Such an attractive deal is unlikely to remain around for long, say experts.
"If there’s a flood of applicants chasing the headline 1.99% deal it will be interesting to see if HSBC can manage demand or whether the offer gets oversubscribed and then pulled within a couple of weeks," Hagger explains.
Changing mortgages without moving home. Property owners chiefly remortgage to get a better deal but some do so to release equity in their homes or to finance home improvements, the costs of which are added to the new mortgage. Even though you’re not moving house, you still need to engage solicitors, conveyancing and the new lender will require the property to be surveyed and valued.
Every mortgage lender has a standard variable rate of interest, or SVR, on which it bases all its mortgage deals, including fixed and discounted rate and tracker mortgages. When special deals come to an end, the terms of the deal usually state that the borrower has to pay the lender’s SVR for a period of time or pay redemption penalties. The lender’s SVR is, in turn, based on the Bank of England’s base lending rate decided by the Bank’s Monetary Policy Committee (MPC). Every time the MPC raises its rate, mortgage lenders generally increase their SVR by the same amount but when the MPC lowers its rate, lenders are often slow to pass this on or don’t pass on the full cut to borrowers.
Loan to value
The LTV shows how much of a property is being financed and is also a way to tell how much equity you have in a property. The higher the LTV ratio the greater the risk for the lender, so borrowers with small deposits or not much equity in the property will be charged higher interest rates than borrowers with large deposits. The LTV ratio is calculated by dividing the loan value by the property value and then multiplying by 100. For example, a £140,000 loan on a £200,000 property is a LTV of 70%.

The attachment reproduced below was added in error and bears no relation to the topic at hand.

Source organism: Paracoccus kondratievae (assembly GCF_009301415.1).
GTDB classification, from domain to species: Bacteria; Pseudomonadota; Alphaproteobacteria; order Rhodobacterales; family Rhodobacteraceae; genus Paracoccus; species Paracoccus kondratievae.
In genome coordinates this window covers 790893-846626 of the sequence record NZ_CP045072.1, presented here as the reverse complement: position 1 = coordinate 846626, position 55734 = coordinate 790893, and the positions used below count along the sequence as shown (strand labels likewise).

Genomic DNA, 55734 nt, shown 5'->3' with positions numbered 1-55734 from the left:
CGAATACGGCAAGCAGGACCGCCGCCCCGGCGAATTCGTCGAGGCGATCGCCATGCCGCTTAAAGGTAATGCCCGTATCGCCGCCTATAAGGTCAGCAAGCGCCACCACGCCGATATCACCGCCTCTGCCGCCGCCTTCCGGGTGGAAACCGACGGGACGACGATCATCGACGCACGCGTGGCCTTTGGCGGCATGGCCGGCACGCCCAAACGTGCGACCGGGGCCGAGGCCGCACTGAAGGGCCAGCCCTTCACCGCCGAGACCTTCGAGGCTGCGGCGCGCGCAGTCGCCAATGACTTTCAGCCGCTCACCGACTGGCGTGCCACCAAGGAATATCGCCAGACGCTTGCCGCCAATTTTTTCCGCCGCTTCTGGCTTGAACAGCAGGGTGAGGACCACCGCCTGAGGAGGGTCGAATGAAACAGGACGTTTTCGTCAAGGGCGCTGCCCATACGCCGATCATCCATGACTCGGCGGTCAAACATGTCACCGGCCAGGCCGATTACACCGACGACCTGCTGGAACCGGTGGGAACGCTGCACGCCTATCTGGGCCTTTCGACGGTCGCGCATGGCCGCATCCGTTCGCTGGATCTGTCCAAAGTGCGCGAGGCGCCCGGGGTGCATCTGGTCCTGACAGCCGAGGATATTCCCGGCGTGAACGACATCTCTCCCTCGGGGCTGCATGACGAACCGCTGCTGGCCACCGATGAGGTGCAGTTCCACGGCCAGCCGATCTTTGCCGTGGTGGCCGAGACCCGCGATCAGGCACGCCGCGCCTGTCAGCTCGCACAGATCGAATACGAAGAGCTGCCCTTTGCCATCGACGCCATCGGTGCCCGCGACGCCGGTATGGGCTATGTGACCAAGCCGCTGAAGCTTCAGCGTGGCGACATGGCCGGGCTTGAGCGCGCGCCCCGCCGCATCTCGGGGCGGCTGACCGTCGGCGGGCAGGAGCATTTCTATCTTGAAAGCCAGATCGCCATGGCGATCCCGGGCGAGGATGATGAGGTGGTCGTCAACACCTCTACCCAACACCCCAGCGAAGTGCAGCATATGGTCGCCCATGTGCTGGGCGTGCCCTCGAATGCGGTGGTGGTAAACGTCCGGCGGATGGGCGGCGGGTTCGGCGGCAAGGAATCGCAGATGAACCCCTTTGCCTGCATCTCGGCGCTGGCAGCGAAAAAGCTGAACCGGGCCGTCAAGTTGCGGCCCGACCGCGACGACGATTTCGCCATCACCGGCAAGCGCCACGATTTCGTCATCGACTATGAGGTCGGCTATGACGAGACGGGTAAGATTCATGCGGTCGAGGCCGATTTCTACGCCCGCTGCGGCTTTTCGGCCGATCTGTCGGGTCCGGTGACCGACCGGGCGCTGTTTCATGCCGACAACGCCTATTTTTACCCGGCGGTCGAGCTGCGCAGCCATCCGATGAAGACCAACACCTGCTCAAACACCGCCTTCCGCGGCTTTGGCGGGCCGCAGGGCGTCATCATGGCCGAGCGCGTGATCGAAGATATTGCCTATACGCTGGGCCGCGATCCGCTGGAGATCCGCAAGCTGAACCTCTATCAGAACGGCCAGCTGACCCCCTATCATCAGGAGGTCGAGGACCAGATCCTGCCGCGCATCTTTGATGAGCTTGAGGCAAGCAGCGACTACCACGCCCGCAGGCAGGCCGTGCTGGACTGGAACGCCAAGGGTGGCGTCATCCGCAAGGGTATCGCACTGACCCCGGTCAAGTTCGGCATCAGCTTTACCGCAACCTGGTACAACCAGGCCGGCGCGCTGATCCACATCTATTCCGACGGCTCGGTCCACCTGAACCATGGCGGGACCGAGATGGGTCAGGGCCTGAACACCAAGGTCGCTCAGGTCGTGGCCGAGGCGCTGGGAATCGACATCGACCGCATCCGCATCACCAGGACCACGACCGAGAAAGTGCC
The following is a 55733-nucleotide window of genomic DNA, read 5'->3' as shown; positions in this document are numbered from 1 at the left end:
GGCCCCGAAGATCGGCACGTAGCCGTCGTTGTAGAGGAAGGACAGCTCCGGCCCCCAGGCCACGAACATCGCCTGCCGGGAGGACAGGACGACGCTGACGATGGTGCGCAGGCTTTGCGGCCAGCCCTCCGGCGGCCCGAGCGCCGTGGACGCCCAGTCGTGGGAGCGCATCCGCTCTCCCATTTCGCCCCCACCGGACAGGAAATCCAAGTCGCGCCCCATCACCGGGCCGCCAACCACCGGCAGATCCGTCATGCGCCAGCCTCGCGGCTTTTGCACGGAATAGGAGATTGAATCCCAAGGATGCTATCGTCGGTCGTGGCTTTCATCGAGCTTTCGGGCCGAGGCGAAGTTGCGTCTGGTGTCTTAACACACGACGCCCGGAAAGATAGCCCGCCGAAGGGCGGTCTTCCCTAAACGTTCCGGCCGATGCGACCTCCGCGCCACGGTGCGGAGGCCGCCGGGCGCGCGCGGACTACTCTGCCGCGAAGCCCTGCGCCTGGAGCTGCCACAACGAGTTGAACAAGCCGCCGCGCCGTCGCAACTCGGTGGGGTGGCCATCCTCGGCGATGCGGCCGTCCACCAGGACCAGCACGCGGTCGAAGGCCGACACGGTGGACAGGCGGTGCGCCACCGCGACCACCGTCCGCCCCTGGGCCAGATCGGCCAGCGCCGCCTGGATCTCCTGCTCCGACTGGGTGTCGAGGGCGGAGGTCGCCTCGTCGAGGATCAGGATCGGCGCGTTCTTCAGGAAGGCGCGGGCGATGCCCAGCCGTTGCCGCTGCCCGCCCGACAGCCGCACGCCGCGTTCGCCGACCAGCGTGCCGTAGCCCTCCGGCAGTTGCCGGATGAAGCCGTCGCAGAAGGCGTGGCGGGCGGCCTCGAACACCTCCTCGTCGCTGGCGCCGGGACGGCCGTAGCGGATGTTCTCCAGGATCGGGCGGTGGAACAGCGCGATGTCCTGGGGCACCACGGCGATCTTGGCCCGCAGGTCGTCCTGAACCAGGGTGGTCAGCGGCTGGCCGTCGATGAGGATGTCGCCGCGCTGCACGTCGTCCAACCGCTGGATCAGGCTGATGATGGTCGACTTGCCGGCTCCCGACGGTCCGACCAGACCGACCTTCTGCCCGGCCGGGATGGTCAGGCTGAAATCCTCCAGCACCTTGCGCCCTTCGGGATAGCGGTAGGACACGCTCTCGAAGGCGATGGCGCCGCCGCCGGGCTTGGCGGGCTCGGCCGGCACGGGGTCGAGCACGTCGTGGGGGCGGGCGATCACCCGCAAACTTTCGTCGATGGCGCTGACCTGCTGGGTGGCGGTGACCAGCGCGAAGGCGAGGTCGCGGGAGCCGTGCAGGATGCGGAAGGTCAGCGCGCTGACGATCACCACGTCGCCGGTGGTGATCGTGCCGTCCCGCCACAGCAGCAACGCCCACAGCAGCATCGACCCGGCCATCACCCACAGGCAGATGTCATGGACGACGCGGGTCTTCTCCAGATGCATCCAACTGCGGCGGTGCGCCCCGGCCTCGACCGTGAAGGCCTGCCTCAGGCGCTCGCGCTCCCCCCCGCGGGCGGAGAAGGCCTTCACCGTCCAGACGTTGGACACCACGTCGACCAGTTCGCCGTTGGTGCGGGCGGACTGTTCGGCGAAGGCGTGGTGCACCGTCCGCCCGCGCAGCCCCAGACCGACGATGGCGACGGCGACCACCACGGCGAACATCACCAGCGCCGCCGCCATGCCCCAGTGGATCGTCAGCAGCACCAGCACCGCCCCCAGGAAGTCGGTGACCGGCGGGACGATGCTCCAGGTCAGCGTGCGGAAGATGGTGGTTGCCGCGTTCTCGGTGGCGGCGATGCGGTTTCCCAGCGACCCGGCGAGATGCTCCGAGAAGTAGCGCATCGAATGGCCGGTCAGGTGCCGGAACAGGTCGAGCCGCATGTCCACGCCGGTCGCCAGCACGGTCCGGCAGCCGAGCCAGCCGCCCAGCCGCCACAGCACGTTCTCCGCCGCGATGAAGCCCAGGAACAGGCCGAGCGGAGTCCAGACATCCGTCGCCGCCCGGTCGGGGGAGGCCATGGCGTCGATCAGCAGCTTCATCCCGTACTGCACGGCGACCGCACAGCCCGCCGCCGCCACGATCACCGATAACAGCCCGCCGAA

Not to be confused with an early repayment charge (ERC). Exit fees are levied on top of ERCs, which are a method of clawing back lost interest on a loan repaid early. By contrast, exit fees are charged for the administrative work this entails. They are charged as flat fees, from £150 to £300. However, in January 2007, following mortgage lenders surreptitiously raising fees sometimes by fivefold, the Financial Services Authority (FSA) intervened and most mortgage lenders removed exit fees from new mortgages. If you paid exit fees on your mortgage before January 2007, you may be able to claim them back.
Also referred to as the bank rate or the minimum lending rate, the Bank of England base rate is the lowest rate the Bank uses to discount bills of exchange. This affects consumers as it is used by mainstream lenders and banks as the basis for calculating interest rates on mortgages, loans and savings.
A charge some brokers (and, increasingly, lenders) make for arranging your loan or mortgage, either as a flat fee or a percentage of the amount you wish to borrow. In order to look ultra-competitive in the best-buy tables, some mortgage lenders will offer mortgages with an attractive low rate and recoup any losses with a hefty arrangement fee.